This time, there will be no triumphant comeback.
The nearly flawless, champion mare Zenyatta was officially retired Wednesday when it was announced she would be boarded at Mr. and Mrs. William S. Farish's Lane's End Farm, arriving in early December.
Breeding plans have not been finalized.
Zenyatta's career ended on a bittersweet note when she lost by a head to multiple Grade I winner Blame in the Breeders' Cup Classic at Churchill Downs on Nov. 6. It was her only loss in 20 career starts.
Owners Jerry and Ann Moss, along with trainer John Shirreffs, had strongly indicated before the Breeders' Cup that the Classic would be her final career outing.
"As a trainer you have to learn to let go," Shirreffs said the morning after the Breeders' Cup. "Heck, she's been a champion for three years and she's going to a great place."
Though she lost her quest to retire undefeated, Zenyatta has cemented her status as one of the all-time greats.
Included in her 19 wins are 13 Grade I triumphs, including her win over males in the 2009 Classic at Santa Anita Park and a win in the 2008 Breeders' Cup Ladies' Classic. Her career earnings of $7,304,580 are a North American record for a female racehorse.
In six races this season, Zenyatta racked up five more Grade I triumphs, winning the Vanity Handicap, Clement L. Hirsch, and Lady's Secret each for a third consecutive time.
"She probably provided me with the most incredible moment I've experienced on the racetrack, and that's saying a lot," said Bill Farish of Lane's End, who is also chairman of Breeders' Cup Ltd. "Her Breeders' Cup Classic last year was a very emotional moment. She really has transcended the sport. She's become an icon."
Her 19 consecutive victories made Zenyatta into a superstar, but it was her distinctive attitude on and off the track that helped make her one of the most beloved figures the sport has seen in recent decades.
Blessed with a massive 17-plus hand frame, Zenyatta had the demeanor of a gentle giant, never turning a hair even as fans lined the fence around her barn and shouted her name as she entered the paddock.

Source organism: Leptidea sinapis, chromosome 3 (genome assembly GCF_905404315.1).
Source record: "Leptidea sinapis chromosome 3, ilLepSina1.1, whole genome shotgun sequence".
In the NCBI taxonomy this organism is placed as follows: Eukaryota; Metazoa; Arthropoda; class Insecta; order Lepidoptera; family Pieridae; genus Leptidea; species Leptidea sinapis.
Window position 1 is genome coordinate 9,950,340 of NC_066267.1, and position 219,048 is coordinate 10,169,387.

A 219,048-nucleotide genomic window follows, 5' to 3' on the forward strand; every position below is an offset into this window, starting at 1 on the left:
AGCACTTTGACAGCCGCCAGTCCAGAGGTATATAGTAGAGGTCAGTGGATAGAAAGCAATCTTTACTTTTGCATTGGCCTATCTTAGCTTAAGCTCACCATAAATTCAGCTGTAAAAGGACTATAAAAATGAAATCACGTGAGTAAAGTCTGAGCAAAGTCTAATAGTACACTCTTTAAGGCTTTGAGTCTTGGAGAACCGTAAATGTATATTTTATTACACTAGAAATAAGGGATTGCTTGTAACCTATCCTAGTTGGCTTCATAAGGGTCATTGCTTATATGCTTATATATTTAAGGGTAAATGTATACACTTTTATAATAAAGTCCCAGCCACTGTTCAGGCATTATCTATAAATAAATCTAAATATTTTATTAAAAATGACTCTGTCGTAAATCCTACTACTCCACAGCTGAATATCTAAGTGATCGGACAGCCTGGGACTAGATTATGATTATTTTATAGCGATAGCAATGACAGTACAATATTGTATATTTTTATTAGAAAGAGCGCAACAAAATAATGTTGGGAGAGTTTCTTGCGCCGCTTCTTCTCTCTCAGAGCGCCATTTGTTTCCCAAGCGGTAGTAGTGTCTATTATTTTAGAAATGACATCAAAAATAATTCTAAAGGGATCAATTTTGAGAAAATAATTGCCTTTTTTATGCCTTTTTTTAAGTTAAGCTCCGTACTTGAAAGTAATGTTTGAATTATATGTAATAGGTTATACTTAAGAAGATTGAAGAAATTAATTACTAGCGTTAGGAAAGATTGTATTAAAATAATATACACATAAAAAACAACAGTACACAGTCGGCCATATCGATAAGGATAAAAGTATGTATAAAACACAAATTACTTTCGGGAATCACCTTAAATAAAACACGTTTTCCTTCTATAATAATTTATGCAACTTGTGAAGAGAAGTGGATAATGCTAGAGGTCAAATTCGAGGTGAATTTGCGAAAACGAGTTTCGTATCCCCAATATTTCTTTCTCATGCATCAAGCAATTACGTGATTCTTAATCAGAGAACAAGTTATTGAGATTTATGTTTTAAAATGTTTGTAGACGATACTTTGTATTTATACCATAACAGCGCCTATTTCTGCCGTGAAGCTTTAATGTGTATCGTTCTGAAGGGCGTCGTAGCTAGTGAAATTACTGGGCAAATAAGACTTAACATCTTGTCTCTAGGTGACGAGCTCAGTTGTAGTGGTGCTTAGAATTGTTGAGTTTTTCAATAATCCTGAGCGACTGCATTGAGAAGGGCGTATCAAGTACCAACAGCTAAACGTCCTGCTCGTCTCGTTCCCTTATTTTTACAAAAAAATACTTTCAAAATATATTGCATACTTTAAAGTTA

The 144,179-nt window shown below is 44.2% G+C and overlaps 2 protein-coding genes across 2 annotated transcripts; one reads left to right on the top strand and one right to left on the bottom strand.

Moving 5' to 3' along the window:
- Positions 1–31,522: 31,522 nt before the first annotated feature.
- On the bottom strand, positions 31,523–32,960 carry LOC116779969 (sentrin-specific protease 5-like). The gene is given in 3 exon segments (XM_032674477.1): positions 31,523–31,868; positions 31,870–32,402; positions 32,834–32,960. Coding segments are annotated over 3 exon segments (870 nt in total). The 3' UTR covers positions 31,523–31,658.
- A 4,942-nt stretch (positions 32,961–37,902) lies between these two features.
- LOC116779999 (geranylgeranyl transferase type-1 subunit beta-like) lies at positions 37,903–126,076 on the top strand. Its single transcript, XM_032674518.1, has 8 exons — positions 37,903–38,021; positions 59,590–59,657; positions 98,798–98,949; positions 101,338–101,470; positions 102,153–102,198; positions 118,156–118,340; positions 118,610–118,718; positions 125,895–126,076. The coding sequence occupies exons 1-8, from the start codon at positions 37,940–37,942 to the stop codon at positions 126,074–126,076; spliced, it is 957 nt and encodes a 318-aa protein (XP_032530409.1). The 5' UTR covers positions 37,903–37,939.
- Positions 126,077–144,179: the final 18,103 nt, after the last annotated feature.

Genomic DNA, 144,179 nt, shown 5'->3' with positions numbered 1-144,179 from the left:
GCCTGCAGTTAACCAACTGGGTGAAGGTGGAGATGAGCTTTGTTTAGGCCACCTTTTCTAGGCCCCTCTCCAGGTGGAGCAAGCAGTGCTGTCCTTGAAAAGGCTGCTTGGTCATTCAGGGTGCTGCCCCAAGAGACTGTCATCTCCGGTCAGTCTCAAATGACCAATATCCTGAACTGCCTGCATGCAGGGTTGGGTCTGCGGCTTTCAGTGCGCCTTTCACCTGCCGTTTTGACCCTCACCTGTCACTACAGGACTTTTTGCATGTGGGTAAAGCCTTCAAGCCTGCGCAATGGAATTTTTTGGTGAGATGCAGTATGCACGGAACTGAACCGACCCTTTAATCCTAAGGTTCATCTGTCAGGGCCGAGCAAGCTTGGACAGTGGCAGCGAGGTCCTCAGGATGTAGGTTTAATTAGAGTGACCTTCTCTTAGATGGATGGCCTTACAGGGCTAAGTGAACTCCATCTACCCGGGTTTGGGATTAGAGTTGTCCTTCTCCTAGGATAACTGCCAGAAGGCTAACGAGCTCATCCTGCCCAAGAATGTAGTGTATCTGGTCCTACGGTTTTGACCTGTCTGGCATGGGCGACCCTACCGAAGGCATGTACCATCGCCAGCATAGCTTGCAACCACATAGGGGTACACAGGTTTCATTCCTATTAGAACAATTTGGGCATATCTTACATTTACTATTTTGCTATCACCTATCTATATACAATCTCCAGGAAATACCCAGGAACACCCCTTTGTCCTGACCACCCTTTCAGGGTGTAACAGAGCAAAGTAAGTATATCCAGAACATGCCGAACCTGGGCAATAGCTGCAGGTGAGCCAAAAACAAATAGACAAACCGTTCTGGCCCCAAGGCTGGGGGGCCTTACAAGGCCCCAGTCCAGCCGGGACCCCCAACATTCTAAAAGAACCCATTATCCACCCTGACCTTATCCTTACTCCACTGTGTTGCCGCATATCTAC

The dressage-like strut she engaged in prior to her races became as much a staple as her late-running style. And with the exception of her final stretch run in the Classic, she always managed to find the wire even when she looked hopelessly beaten.
"She's from the stars," Ann Moss said when Zenyatta arrived at Churchill for the Breeders' Cup. "She's so kind and spectacular from every aspect and she's so kind to everybody. We're very blessed to have this horse to begin with."
With two Eclipse Awards for champion older female already on her mantle and a third one certain to come this season, the one accolade Zenyatta has not earned is Horse of the Year.
Whether she beats Blame this year is yet to be determined. Her impact on racing, however, is not up for debate.
"As far as I'm concerned, she's brought the sport back," jockey Mike Smith, who guided Zenyatta in all but three of her career starts, said prior to the Breeders' Cup. "She's carrying it on her back and she's big enough to handle it. You wouldn't believe the letters I get every single day from 6-year-old little girls to 80-year-old men. It's just wild."